Society of Antiquaries of Scotland On-line Recordings

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If you are interested in subjects like the ones listed below, have a look at the list of events that have kindly been recorded online by the Society.

Prehistoric Roundhouses of northern Britain: origins and development/Lecture by Dr Rachel Pope, School of Archaeology, Classics and Egyptology, University of Liverpool

Martin Martin: early modern Hebridean traveller and author/Lecture by Dr Donald William Stewart, Sabhal Mor Ostaig, University of the Highlands and Islands

Medieval Scottish History

For those of you who, like me, enjoy Scottish history, especially the Medieval period, there is a fabulous resource that you can check out. I listened to most of these podcasts today from the University of St Andrews and besides being very easy to use, they were informative and clearly taught.

Here is the link.  I found the link through the St Andrews School of History blog site.

Jack Whyte’s “The Renegade”

Jack Whyte The Renegade


I  have just finished reading this national bestseller and I would recommend it to anyone who enjoys historical storytelling.  At close to 800 pages, it kept me busy for a few weeks and it is full of intrigue, statecraft and knights. There is not a lot of battling or fighting in this book although there is some.  It is a story of Robert the Bruce as he grows up in England and it’s the story of his life, including his marriage and his relationship with his father and his grandfather. It also focuses on Edward I and young Bruce’s allegiance to the King of England.  The book covers the reign of the Balliol’s and Comyn’s and the results of their leadership.  Overall, a very good and worthwhile read.

Scottish History one-day course

For history enthusiasts … particularly those who like thinking about the 13th Century in Scotland and England.

Heavy sigh … wish I didn’t live so far away.   However, that being said, I thought I would share this knowledge and post this event on here as it looks interesting and it is FREE.

Friday, August 23, 2013 from 9:00 am to 5:00 pm with Professor Dauvit Broun at the University of Glasgow.



New perspectives on the Scottish Wars of Independence: Scotland and the governance of England in the thirteenth century

Friday 23 August (Senate Room, Univ. of Glasgow)

9.10 Registration

9.30 Preliminaries

Part I: Government and People in Scotland and Northern England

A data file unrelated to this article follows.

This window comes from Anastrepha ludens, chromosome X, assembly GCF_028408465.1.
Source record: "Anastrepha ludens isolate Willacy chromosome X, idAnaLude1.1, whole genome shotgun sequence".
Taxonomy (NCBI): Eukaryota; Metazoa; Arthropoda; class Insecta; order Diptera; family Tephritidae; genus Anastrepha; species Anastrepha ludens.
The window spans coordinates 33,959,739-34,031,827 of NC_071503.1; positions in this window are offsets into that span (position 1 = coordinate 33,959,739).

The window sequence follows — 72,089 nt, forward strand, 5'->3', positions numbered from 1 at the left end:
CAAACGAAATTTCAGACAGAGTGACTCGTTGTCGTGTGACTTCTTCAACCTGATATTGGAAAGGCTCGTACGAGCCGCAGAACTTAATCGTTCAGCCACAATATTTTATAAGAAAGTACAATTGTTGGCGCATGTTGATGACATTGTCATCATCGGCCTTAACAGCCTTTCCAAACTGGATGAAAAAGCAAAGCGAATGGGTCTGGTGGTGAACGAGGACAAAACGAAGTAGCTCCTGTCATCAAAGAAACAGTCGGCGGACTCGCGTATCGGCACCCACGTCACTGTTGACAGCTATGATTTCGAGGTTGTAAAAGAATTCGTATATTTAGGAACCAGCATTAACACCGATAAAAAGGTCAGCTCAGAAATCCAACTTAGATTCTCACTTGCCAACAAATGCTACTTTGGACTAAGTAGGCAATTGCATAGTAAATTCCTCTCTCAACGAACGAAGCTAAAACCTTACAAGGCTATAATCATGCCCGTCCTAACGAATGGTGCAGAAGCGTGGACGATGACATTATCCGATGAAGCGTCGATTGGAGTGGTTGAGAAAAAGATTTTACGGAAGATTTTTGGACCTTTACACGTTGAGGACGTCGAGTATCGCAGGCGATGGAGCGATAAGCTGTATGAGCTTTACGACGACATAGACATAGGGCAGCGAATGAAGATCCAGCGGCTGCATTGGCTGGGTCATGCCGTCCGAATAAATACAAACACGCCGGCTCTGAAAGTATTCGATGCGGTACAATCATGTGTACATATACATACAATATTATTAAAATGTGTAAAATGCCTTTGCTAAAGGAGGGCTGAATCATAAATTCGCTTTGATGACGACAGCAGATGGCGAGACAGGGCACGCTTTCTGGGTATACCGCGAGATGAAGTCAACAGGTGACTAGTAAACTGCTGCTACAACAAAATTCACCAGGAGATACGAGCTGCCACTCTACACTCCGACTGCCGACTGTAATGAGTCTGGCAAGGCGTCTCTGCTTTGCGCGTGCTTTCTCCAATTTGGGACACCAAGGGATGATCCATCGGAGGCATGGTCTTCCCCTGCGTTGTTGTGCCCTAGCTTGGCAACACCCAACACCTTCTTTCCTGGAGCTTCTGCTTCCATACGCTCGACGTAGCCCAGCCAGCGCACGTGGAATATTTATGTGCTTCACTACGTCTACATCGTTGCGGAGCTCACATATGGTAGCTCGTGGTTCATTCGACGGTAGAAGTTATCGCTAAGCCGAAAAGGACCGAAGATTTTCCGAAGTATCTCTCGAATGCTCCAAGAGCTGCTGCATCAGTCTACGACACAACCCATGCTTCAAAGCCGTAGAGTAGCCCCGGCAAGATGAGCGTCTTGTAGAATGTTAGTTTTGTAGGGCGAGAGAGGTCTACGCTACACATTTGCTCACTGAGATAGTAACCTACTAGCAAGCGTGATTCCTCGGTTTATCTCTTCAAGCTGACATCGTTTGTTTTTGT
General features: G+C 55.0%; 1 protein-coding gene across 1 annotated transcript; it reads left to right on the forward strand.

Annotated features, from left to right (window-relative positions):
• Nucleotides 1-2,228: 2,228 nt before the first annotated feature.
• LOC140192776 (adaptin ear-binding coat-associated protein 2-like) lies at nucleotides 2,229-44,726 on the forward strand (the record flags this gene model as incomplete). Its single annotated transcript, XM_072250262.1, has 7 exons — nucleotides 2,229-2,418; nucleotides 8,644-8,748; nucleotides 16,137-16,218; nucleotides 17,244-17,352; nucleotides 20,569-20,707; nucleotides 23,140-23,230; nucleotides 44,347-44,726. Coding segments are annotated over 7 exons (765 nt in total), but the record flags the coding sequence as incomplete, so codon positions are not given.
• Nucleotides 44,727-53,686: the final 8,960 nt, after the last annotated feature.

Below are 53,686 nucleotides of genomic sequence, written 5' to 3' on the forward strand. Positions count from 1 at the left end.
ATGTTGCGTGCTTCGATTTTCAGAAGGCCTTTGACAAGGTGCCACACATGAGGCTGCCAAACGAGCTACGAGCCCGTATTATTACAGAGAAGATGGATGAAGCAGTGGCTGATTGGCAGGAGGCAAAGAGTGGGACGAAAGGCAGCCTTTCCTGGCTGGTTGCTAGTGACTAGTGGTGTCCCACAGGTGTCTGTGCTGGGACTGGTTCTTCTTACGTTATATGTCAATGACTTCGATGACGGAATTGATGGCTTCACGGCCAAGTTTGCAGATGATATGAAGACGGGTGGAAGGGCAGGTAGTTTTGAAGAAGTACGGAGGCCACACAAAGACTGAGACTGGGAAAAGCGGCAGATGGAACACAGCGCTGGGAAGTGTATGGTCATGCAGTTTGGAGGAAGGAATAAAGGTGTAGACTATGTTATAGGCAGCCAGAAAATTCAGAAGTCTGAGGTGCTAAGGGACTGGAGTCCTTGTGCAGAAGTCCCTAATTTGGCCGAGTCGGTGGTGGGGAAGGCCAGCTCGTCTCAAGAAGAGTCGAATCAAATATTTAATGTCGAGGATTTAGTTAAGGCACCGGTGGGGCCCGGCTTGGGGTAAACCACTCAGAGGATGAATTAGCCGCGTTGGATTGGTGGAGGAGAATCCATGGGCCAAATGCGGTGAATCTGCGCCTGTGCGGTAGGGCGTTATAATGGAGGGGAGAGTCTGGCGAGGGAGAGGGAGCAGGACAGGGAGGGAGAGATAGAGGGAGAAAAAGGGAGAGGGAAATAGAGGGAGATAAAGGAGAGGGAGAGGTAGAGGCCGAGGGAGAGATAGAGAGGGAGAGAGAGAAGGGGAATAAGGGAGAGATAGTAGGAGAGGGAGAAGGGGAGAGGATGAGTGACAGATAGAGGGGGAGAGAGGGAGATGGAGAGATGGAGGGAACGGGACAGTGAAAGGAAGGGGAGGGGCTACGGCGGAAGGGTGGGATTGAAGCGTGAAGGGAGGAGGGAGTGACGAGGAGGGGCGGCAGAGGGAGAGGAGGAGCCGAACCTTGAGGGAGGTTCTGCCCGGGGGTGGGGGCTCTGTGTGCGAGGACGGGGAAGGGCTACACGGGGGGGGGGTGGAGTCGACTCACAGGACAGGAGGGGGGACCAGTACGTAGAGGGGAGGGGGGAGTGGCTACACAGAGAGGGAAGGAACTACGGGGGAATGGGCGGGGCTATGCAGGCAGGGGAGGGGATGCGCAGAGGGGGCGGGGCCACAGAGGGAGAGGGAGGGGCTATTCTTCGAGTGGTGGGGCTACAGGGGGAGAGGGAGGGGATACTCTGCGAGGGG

• Beth Hartland, ‘The People of Northern England: Cumberland, Westmorland and Northumberland, 1216–1286’.
  • David Carpenter, ‘The King’s Government in Northern England in the thirteenth century’.
  • Matthew Hammond, ‘North of the Forth in the Ragman Roll’.


  • Richard Cassidy, ‘Sheriffs, kings and rebels in Cumberland and Northumberland’.
  • Keith Stringer, ‘Scottish Royal Lordship in the Thirteenth-Century English Borders’.

Part II: English politics in Scotland


  • John Reuben Davies, ‘England in the Chronicle of Melrose’.
  • Fergus Oakes, ‘Alexander III and the Barons’ Wars’.
  • Sophie Ambler, ‘The Montfortian revolution and Scottish political thought’.

Part III: Law and the construction of Scottish independence


  • Alice Taylor, ‘Robert I’s legal reforms, 1318’
  • Sarah Tebbit, ‘The legal context of the formulation of nationhood in early fourteenth-century Scottish texts’

4.45–5.15: Summing up (Dauvit Broun)

The Corinthian Club

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We began our tour to Arran and the West Coast of Scotland at the Corinthian Club, a truly magnificent venue situated in downtown Glasgow.

The architecture is something to behold and while I was trying to acquaint myself with the remainder of the group, I confess I was  wondering how I could possibly get a decent amount of photos of the room we were having lunch in.


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David Hamilton built the building in 1842 on the site of the 18th Century Virginia Mansion.  It was very elaborately decorated by renown architects, artists and artisans including James Salmon (Sr.), John Thomas and James Ballantine.

It was originally used for the Glasgow Ship Bank and in 1929, it was converted to judiciary courts, when the interiors were hidden behind false walls and ceilings.

G1 Group restored the building in 1999, including the reconstruction of Roman Doric and fantastic classical architecture.


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The venue is set up for anything as simple as a quiet lunch while out shopping to weddings and large corporate events.  It houses a Brasserie, 5 bars, 7 event spaces, a Casino and Club, all over 14 rooms and 5 floors.




We were served a very tasty lunch there and I had a breast of chicken supreme, with black pudding mash, baby carrots and a mustard sauce.  The mustard set the chicken off nicely and the black pudding mash was delicious.


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